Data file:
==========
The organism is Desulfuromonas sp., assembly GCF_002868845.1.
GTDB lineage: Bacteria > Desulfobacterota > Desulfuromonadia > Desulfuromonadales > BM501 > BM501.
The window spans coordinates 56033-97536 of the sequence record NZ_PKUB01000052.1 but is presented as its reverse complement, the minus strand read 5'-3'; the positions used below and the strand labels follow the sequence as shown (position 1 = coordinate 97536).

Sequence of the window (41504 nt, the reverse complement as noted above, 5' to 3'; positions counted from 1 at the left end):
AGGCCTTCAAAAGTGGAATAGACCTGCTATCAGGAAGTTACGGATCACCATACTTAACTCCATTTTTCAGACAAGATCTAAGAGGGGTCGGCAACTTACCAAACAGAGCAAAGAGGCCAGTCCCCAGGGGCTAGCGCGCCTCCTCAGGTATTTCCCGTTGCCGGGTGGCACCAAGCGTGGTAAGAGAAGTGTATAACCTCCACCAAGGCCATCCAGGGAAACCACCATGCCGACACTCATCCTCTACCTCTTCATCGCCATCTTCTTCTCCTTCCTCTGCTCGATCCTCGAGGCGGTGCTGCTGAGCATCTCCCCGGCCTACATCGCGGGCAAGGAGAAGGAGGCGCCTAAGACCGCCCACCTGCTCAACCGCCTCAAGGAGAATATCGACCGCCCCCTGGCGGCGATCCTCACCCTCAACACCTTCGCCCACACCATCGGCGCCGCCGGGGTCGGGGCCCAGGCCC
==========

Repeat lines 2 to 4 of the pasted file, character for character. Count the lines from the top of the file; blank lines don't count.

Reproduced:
GTDB lineage: Bacteria > Desulfobacterota > Desulfuromonadia > Desulfuromonadales > BM501 > BM501.
The window spans coordinates 56033-97536 of the sequence record NZ_PKUB01000052.1 but is presented as its reverse complement, the minus strand read 5'-3'; the positions used below and the strand labels follow the sequence as shown (position 1 = coordinate 97536).

Sequence of the window (41504 nt, the reverse complement as noted above, 5' to 3'; positions counted from 1 at the left end):